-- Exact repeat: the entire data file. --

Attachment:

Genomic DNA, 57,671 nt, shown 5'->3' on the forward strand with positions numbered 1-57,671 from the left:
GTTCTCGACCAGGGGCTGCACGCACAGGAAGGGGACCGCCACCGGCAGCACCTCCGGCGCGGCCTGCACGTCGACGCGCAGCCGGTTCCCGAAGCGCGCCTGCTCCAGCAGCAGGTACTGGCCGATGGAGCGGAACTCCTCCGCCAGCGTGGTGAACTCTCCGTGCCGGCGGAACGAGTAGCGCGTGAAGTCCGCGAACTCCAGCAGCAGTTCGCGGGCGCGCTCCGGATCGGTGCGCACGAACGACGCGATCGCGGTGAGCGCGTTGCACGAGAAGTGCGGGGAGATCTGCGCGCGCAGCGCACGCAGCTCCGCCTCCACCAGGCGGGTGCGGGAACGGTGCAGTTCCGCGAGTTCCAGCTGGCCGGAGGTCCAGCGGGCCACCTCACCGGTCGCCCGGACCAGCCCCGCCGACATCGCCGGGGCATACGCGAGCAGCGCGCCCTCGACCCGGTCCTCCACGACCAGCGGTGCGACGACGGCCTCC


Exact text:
Genomic DNA, 57,671 nt, shown 5'->3' on the forward strand with positions numbered 1-57,671 from the left:
GTTCTCGACCAGGGGCTGCACGCACAGGAAGGGGACCGCCACCGGCAGCACCTCCGGCGCGGCCTGCACGTCGACGCGCAGCCGGTTCCCGAAGCGCGCCTGCTCCAGCAGCAGGTACTGGCCGATGGAGCGGAACTCCTCCGCCAGCGTGGTGAACTCTCCGTGCCGGCGGAACGAGTAGCGCGTGAAGTCCGCGAACTCCAGCAGCAGTTCGCGGGCGCGCTCCGGATCGGTGCGCACGAACGACGCGATCGCGGTGAGCGCGTTGCACGAGAAGTGCGGGGAGATCTGCGCGCGCAGCGCACGCAGCTCCGCCTCCACCAGGCGGGTGCGGGAACGGTGCAGTTCCGCGAGTTCCAGCTGGCCGGAGGTCCAGCGGGCCACCTCACCGGTCGCCCGGACCAGCCCCGCCGACATCGCCGGGGCATACGCGAGCAGCGCGCCCTCGACCCGGTCCTCCACGACCAGCGGTGCGACGACGGCCTCC